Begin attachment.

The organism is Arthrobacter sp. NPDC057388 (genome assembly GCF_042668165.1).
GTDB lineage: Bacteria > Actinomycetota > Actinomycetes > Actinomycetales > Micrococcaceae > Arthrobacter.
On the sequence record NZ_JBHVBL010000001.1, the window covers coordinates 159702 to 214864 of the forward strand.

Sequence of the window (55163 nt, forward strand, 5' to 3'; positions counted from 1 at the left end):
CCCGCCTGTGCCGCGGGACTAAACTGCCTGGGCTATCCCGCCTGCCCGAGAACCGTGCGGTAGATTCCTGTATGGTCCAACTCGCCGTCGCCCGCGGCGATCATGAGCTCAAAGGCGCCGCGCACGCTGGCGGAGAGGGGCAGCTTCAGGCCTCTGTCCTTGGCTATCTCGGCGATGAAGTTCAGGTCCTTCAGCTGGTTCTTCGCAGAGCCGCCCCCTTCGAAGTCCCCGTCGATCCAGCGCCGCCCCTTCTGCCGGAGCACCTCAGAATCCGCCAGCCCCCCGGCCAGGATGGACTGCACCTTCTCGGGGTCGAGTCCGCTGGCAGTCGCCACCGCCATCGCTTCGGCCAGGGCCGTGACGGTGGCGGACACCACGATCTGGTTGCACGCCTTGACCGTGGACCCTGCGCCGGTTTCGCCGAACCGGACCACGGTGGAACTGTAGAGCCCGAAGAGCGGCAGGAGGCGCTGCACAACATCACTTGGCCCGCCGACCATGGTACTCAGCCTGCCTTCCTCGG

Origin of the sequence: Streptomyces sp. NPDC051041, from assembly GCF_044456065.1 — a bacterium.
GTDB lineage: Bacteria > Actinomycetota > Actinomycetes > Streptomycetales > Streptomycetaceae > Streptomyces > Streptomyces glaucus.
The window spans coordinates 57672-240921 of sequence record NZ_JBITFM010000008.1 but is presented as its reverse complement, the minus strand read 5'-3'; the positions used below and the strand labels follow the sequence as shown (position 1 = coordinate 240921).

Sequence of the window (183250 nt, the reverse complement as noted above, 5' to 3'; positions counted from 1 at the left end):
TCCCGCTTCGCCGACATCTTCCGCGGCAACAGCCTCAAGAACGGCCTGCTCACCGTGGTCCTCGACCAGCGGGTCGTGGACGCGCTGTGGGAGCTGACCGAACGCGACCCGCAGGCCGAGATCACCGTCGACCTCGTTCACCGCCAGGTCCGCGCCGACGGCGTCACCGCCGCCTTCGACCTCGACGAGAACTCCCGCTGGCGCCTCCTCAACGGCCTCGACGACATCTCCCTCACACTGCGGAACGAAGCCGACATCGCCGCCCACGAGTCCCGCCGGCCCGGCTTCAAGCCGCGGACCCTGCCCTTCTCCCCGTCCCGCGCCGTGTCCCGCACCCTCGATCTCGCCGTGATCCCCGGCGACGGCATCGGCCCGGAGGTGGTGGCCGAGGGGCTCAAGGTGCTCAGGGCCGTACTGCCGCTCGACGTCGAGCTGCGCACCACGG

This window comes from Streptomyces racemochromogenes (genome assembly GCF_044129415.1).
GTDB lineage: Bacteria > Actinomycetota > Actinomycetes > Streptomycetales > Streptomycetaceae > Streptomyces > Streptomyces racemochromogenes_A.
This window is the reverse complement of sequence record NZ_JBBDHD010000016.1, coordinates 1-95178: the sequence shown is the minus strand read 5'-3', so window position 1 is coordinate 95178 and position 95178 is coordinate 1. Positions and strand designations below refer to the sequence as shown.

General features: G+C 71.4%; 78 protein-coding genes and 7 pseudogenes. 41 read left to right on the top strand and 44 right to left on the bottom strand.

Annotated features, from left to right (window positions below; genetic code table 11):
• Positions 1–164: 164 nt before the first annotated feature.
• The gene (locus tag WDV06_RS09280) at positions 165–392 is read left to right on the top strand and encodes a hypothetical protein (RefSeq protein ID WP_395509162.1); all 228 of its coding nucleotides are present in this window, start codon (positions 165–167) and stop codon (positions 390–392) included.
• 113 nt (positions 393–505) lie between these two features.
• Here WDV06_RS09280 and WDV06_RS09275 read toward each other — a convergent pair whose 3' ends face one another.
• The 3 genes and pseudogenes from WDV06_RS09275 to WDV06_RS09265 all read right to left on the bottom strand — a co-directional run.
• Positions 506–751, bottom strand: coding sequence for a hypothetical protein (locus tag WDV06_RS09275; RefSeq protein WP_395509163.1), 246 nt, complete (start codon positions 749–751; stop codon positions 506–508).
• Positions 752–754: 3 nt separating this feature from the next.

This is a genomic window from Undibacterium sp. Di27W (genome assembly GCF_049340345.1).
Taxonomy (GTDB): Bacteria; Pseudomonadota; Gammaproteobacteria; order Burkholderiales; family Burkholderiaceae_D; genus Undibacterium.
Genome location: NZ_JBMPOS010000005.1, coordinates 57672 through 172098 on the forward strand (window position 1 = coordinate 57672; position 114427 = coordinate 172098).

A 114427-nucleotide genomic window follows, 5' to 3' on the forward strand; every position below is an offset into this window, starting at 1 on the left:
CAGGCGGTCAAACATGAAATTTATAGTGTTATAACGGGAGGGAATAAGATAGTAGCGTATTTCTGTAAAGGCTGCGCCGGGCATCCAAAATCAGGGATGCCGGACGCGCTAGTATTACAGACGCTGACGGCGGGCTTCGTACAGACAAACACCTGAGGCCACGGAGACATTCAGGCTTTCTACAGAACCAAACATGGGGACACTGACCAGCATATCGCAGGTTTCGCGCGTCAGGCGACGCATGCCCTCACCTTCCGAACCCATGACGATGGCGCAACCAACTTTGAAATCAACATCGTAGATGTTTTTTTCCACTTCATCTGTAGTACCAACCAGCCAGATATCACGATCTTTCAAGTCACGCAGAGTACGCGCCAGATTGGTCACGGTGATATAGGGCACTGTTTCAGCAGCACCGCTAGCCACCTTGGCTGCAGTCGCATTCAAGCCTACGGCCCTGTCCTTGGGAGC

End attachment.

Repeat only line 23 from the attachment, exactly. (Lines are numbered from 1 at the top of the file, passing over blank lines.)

This is a genomic window from Undibacterium sp. Di27W (genome assembly GCF_049340345.1).